Gender and Christianity in Early Rus, c.988-1240. Translating Morality from Byzantium to the Medieval Slavonic World
Supervisor: Prof Simon Franklin
research deals with the interaction of Christianity, gender and
morality in the earliest cultural artefacts of the Slavonic world. The
sources I plan to engage with include translations of Biblical passages
and exegeses, as well as both translations and native compositions of
hagiographies, liturgical texts, chronicles, icons, and a range of other
My research divides into three main focus questions:
- What moral frameworks are established by expressions of gender in the cultural artefacts of Early Rus?
- How do these frameworks interact with those identified in Byzantine traditions? In other words, to what extent do they form part of a consistent gender-based code of morality in the Orthodox oikoumene and, therefore, to what extent do they signify native distinction from that universe?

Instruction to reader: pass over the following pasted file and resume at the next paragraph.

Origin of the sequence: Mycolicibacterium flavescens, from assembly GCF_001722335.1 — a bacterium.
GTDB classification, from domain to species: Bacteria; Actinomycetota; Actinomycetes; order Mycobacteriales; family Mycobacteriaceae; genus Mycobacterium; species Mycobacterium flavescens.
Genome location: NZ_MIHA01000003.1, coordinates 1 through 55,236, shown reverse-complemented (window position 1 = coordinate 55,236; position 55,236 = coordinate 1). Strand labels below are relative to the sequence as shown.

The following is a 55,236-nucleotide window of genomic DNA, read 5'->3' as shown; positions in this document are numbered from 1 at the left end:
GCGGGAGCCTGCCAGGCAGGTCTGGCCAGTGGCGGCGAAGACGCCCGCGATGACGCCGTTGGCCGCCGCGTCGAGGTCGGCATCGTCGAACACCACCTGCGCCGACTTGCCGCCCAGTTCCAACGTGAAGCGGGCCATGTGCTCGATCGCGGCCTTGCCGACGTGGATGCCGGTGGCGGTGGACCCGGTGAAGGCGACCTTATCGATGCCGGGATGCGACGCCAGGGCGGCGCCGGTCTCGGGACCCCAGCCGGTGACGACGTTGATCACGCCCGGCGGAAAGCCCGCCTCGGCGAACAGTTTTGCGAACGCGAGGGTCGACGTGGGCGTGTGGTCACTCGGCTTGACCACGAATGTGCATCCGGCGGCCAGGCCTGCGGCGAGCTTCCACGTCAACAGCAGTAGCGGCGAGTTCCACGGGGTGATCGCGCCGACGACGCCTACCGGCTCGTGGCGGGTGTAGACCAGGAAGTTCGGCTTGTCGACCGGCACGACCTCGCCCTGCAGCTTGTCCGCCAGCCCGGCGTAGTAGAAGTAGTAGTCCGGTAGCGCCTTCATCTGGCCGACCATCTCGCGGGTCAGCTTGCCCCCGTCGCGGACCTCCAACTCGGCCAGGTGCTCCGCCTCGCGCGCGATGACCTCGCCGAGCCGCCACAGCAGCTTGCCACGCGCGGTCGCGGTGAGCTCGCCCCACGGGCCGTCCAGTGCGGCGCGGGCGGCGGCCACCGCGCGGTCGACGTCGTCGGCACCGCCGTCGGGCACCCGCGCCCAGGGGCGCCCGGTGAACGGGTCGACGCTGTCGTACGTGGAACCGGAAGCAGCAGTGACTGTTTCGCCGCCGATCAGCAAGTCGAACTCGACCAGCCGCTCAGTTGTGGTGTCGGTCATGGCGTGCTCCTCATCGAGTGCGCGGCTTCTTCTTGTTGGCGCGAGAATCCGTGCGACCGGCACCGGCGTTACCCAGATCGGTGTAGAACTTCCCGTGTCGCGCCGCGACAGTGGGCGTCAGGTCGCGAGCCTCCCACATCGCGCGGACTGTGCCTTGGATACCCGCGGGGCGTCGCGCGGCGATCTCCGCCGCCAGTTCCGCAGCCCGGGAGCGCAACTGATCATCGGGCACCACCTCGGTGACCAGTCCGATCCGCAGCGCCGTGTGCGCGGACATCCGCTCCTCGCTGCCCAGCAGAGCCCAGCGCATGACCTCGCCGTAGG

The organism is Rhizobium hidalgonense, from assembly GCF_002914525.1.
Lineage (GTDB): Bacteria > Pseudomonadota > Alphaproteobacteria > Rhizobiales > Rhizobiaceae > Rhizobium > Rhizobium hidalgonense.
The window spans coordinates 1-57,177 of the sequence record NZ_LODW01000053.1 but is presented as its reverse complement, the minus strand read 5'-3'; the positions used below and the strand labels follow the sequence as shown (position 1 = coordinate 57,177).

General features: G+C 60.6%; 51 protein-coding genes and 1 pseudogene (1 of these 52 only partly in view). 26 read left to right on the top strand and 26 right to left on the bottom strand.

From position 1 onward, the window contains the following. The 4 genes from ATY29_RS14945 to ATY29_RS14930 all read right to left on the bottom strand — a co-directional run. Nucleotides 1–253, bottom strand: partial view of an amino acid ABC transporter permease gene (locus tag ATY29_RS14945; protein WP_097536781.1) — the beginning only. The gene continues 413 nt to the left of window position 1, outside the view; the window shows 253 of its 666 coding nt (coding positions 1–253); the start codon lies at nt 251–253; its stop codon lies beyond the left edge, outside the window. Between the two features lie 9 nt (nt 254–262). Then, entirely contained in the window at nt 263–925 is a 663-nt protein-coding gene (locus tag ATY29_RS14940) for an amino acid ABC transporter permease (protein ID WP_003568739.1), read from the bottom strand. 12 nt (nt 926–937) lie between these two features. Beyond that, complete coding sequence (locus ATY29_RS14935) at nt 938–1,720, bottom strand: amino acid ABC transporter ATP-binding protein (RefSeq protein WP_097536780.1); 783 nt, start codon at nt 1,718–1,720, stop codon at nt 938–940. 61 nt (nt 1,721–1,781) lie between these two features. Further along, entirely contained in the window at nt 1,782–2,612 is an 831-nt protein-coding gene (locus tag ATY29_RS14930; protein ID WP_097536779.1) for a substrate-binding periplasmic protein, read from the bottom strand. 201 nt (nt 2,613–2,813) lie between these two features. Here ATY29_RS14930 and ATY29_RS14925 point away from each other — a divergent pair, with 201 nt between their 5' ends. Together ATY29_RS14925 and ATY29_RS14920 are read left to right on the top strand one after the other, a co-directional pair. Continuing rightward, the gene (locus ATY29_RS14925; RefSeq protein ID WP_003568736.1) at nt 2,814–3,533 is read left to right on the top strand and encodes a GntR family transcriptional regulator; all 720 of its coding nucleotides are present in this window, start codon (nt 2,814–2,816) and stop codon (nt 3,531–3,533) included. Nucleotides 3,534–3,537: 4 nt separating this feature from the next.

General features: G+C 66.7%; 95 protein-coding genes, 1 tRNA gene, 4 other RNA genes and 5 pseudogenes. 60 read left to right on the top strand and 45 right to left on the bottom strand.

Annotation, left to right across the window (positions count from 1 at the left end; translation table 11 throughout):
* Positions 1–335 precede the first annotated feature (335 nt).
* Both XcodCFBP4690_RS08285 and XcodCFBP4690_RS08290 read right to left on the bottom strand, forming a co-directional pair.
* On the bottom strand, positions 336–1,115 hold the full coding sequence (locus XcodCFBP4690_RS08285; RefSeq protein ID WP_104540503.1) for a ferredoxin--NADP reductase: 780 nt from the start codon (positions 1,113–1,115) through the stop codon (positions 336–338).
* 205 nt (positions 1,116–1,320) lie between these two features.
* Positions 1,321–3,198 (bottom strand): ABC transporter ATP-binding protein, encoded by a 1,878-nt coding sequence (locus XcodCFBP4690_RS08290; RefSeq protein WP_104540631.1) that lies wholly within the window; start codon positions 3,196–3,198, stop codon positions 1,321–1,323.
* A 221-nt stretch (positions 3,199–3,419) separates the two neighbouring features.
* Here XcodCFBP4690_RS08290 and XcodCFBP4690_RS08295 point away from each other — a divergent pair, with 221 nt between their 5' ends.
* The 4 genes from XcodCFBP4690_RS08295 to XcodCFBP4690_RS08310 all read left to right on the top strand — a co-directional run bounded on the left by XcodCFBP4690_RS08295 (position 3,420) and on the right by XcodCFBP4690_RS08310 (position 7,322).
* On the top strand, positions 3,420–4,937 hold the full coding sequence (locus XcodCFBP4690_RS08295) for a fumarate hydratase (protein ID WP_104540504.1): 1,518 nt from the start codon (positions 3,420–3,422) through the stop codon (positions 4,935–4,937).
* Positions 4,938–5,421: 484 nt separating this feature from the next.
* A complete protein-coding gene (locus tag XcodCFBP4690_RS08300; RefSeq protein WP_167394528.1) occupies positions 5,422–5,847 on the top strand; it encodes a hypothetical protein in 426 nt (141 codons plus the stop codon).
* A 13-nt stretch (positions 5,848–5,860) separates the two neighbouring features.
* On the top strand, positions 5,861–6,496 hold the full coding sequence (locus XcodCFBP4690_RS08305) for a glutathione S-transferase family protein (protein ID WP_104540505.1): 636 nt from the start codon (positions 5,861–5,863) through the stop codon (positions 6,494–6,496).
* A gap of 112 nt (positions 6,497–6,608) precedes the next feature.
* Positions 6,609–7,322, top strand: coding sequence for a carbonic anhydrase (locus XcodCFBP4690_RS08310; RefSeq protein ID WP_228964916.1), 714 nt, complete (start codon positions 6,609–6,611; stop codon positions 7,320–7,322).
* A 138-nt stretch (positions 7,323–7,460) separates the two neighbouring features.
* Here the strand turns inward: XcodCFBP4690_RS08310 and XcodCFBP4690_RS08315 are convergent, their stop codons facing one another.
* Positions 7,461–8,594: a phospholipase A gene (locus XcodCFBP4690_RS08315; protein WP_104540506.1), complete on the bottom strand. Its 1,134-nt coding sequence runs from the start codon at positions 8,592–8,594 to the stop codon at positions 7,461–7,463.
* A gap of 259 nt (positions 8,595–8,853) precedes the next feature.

- To what extent do expressions of gender in different contexts appear to be informed by Christian morality and in which ways precisely, in Byzantium and Early Rus comparatively? In other words, how do various constructions of genders (for example, monastic and dynastic) interact in different contexts in Rus as compared to their interactions in Byzantium?
The course of study seeks first and foremost to contribute to our understanding of the culture of Early Rus, using gender as a case study within a broader discussion of cultural translation from the Byzantine to the Slavonic world. The notion of cultural translation remains fundamental to most analyses of the cultural artefacts of Early Rus, and my proposed project marks a new approach to the question of translation - one inspired by scholarship on the medieval Latinate kingdoms and Byzantine world, where analyses informed by gender have shaped our understanding of "medieval mentalities" in these contexts.